Example 1: Overview of the Fermi Data

This example provides an overview of the Fermi-LAT gamma-ray data we have included with the code, which provide the testing ground for the examples in later notebooks.

We emphasize that NPTFit is applicable much more generally. The code package can be implemented in any scenario in which the data is measured in discrete counts. We use the example of Fermi data here, as it represented some of the earliest applications of this code and also it is fully publicly available, see http://fermi.gsfc.nasa.gov/ssc/data/access/

The specifics of the dataset we use are given below.

Parameter Value
Energy Range 2-20 GeV
Time Period Aug 4, 2008 to July 7, 2016 (413 weeks)
Event Class UltracleanVeto (1024) - highest cosmic ray rejection
Event Type PSF3 (32) - top quartile graded by angular reconstruction
Quality Cuts DATA_QUAL==1 && LAT_CONFIG==1
Max Zenith Angle 90 degrees
# Import relevant modules

%matplotlib inline
%load_ext autoreload
%autoreload 2

import os

import numpy as np
import healpy as hp

Downloading the data

The Fermi data used here can be downloaded from https://dspace.mit.edu/handle/1721.1/105492 along with a README detailing the data. The following commands automatically download and set up the data on a UNIX system:

# Assumes wget is available! Otherwise, use curl or download manually
# from https://dspace.mit.edu/handle/1721.1/105492
os.system("wget https://dspace.mit.edu/bitstream/handle/1721.1/105492/fermi_data.tar.gz?sequence=5");
os.system("tar -xvf fermi_data.tar.gz?sequence=5");
os.system("rm -r fermi_data.tar.gz*");

The Data - Map of Gamma-ray Counts

The data we have provided is in a single energy bin, so only spatial information of the photons remains. We bin this into an nside=128 healpix map. This map has units of [photon counts/pixel]. The data is shown below on two scales, the second making it clear there are pixels with large numbers of counts - there are very bright gamma-ray sources in the data.

counts = np.load('fermi_data/fermidata_counts.npy')

hp.mollview(counts,title='Data counts',max=100)

hp.mollview(counts,title='Data counts (no max)')
_images/Example1_Overview_of_the_Fermi_Data_8_0.png _images/Example1_Overview_of_the_Fermi_Data_8_1.png

To see the detailed structure in the map, we also mock up a logarithmic version of the data.

nonzero = np.where(counts != 0)[0]
zero = np.where(counts == 0)[0]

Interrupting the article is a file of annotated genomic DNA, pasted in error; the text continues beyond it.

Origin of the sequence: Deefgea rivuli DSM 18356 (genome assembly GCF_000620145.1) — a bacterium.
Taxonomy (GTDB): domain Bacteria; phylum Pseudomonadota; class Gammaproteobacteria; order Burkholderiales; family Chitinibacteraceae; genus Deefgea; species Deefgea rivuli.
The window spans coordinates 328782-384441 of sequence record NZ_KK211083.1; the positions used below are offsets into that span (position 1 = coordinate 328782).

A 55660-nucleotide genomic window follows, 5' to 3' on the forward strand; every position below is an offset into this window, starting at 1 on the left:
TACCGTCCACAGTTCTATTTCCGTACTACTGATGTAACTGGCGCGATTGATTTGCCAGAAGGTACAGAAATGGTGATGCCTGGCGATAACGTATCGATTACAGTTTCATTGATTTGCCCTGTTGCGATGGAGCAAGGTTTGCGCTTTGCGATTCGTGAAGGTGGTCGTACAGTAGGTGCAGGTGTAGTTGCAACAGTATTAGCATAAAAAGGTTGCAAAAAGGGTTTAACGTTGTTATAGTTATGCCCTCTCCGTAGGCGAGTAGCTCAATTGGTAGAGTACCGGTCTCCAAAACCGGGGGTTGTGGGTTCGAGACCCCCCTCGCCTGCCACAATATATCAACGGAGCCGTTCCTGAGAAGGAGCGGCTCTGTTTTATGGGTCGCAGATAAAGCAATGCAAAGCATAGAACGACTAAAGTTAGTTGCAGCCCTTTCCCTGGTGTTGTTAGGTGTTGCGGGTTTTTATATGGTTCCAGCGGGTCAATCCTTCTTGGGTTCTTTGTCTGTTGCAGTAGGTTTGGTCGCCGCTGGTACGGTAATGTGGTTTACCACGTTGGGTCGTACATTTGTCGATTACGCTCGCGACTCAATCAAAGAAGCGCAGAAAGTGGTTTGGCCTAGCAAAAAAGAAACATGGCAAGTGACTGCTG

counts_log = np.zeros(len(counts))
counts_log[nonzero] = np.log10(counts[nonzero])
counts_log[zero] = -1
hp.mollview(counts_log,title='Data counts - Log')

Exposure Map - Map of where Fermi-LAT looks

Fermi-LAT is a space based telescope that takes data from the entire sky. Nevertheless it does not look at every part of the sky equally, and the exposure map keeps track of this.

The natural units for diffuse astrophysical sources is intensity [counts/cm:math:^2/s/sr], whereas for point sources we use flux [counts/cm:math:^2/s]. Neither of these knows Fermi was pointing. But Fermi measures counts or counts/pixel, and this is also the space in which we perform our statistical analysis. The mapping from [counts/cm:math:^2/s(/sr)] to [counts(/pixel)] is performed by the exposure map, which has units of [cm:math:^2 s].

exposure = np.load('fermi_data/fermidata_exposure.npy')

hp.mollview(exposure,title='Fermi Exposure [cm$^2$ s]')

When performing an NPTF, technically the non-Poissonian templates should be separately exposure corrected in every pixel. Doing this exactly is extremely computationally demanding, and so instead we approximate this by breaking the exposure map up into regions of approximately similar exposure values.

For the Fermi instrument a small number of exposure values (set by nexp at the point of configuring a scan) is often sufficient, as the exposure is quite uniform over the sky. For datasets with less uniform exposure, however, larger values of nexp are recommended. We show a run performed with nexp != 1 in Example 4 and 10.

Below we show how the sky is divided into different exposure regions - try changing nexp.

NB: In the actual analysis the exposure region division is done within the specified ROI, not the entire sky

# Number of exposure regions - change this to see what the regions look like when dividing the full sky
nexp = 2

# Divide the exposure map into a series of masks
exp_array = np.array([[i, exposure[i]] for i in range(len(exposure))])
array_sorted = exp_array[np.argsort(exp_array[:, 1])]
array_split = np.array_split(array_sorted, nexp)
expreg_array = [[int(array_split[i][j][0]) for j in range(len(array_split[i]))] for i in range(len(array_split))]
temp_expreg_mask = []
for i in range(nexp):
    temp_mask = np.logical_not(np.zeros(len(exposure)))
    for j in range(len(expreg_array[i])):
        temp_mask[expreg_array[i][j]] = False
expreg_mask = temp_expreg_mask

for ne in range(nexp):
    hp.mollview(expreg_mask[ne],title='Fermi Exposure Region '+str(ne+1),min=0,max=1)
_images/Example1_Overview_of_the_Fermi_Data_15_0.png _images/Example1_Overview_of_the_Fermi_Data_15_1.png

Point Source Catalog Mask